Cooking With Le Creuset – What makes it special?
First off, Le Creuset have been making first class cookware for almost 100 years, and while they have expanded exponentially and taken advantage of technological advances, their method for manufacturing cast iron cookware remains the same as it was in 1925; it is amazing to see the traditional hand-crafted technique of the original forging and casting process. Cast iron cookware can be used on all heat sources; gas, electric solid or radiant plates, vitroceramic glass, induction, and ranges fired by gas, oil, coal or wood. The enamel on Le Creuset products is highly durable, hygienic and shock resistant.
Ideally, your cooking utensils should be made of an inert substance that does not peel, chip, crack, craze, vaporize, dissolve or harbour bacteria. The unique enamel finish on Le Creuset Cast Iron products not only ticks all of the durability boxes (it has a lifetime guarantee to prove it), but also overcomes hygiene worries. According to a team of researchers from the University of Southampton, stainless steel cookware, overtime, can develop scratches that, on a microscopic level, are the equivalent of valleys where all the little germs live! Therefore if you are worried about food hygiene or find you use your cookware excessively, the extremely solid enamel finish on the Cast Iron and Stoneware products will give you peace of mind.
Don’t forget, Le Creuset also produce Toughened Non-Stick Saucepans (above), that are not only PFOA-free (a synthetic chemical compound usually used in non-stick pans), but also have a special reinforced hardened body to create a durable, long-lasting pan that’s tough enough to withstand even metal utensils – meaning no ‘germ valleys’!
Cooking with Le Creuset may be a little different to what you initially assume. At first glance, Le Creuset cookware struck me as a bit of a one trick pony – being unaware of its potential uses, I could only envisage cooking stews or ‘hot pot’ dishes, but quite the contrary – the options are limitless!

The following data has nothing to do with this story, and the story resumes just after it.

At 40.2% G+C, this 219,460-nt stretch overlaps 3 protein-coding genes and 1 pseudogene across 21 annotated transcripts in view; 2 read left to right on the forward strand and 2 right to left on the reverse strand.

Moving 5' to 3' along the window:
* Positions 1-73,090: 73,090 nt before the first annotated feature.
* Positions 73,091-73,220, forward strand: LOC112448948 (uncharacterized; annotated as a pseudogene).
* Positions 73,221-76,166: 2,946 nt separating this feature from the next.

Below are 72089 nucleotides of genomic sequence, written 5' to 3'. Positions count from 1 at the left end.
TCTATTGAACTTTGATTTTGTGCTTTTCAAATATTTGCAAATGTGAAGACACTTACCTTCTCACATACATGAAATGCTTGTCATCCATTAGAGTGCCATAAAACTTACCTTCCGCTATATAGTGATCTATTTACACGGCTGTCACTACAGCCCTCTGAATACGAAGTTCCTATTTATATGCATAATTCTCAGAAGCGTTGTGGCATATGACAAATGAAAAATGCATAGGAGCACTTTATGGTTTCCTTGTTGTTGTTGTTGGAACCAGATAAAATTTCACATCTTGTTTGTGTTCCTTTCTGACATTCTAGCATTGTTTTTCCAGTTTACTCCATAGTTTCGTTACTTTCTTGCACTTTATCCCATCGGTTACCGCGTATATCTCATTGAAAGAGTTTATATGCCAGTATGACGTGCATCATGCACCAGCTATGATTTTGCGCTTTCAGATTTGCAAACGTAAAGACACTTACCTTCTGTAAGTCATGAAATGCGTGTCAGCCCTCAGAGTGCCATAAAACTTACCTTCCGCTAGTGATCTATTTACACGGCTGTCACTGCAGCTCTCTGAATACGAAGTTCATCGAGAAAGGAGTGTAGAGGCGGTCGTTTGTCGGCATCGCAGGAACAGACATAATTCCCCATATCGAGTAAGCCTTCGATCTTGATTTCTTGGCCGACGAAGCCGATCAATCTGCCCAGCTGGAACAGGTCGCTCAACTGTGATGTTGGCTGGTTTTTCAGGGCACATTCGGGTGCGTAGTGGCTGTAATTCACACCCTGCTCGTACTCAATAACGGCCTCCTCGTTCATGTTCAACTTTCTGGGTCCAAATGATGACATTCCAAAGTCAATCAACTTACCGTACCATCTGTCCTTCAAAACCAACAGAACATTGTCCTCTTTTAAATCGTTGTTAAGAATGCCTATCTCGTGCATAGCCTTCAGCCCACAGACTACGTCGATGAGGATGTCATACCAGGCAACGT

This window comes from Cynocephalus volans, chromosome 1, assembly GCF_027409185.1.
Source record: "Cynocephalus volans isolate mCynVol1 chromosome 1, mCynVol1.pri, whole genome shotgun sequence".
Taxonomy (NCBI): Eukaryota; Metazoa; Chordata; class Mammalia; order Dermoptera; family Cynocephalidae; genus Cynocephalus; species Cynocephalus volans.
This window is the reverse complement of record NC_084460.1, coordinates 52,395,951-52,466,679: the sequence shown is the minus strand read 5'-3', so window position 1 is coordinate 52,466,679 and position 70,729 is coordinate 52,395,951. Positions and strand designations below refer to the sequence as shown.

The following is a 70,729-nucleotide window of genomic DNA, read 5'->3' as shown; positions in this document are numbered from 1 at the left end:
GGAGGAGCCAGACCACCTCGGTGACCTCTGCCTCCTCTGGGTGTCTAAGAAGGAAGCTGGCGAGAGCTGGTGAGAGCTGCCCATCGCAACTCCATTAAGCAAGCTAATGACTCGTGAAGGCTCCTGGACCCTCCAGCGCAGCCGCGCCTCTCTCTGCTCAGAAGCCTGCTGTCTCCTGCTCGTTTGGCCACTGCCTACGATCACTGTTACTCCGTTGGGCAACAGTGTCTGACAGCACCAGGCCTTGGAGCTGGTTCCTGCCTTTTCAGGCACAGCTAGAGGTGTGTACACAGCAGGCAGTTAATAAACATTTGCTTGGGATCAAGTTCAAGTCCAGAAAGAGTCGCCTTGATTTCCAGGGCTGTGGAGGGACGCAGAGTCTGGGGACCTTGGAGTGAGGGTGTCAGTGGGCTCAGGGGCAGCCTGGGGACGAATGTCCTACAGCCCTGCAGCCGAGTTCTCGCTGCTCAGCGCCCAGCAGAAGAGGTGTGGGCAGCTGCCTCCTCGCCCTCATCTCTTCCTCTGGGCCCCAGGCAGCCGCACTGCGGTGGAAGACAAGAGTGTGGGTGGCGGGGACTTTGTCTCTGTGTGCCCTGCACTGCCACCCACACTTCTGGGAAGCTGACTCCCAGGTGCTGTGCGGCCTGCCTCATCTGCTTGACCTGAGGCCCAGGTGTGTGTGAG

Cast iron is one of the best heat conductors and is known for being able to withstand and maintain extremely high temperatures. With Le Creuset, you get all the benefits of cast iron without the hassle of seasoning or cleaning difficulties. Yes, cast iron is perfect for long-cook dishes such as stews and hot pots due to its excellent heat retention, but you are in no way limited to those dishes. Roasting meat (Lamb or Chicken as in the pictures) in the Cast Iron Oval Casserole can turn out delectable! You can throw in the veg too and leave it to perfectly roast.
The Shallow Cast Iron Casserole can be used to make a delicious roasted trout – the best thing is you can brown the trout and potatoes on the hob first then pop straight in the oven to roast through! Also, look at this beautiful risotto done in the Shallow Casserole – delicious!
Surprisingly, Le Creuset Cast Iron Casseroles are also amazing for baking bread! You do need to oil the base and sides of the Cast Iron Round Casserole slightly and cover with a light dusting of flour, then leave it to rise in the dish and bake in the dish; the heat retention properties of cast iron aids the speed and evenness of the baking, creating a beautiful bake.
Don’t get me started on the mouth-watering meals you can make with the Cast Iron Grillits! Everything tastes great chargrilled, but steaks, chicken, fish and vegetables done in these grills are on another level! Like this lamb, meat goes crisp and chargrilled on the edges while staying moist and tender inside…perfect!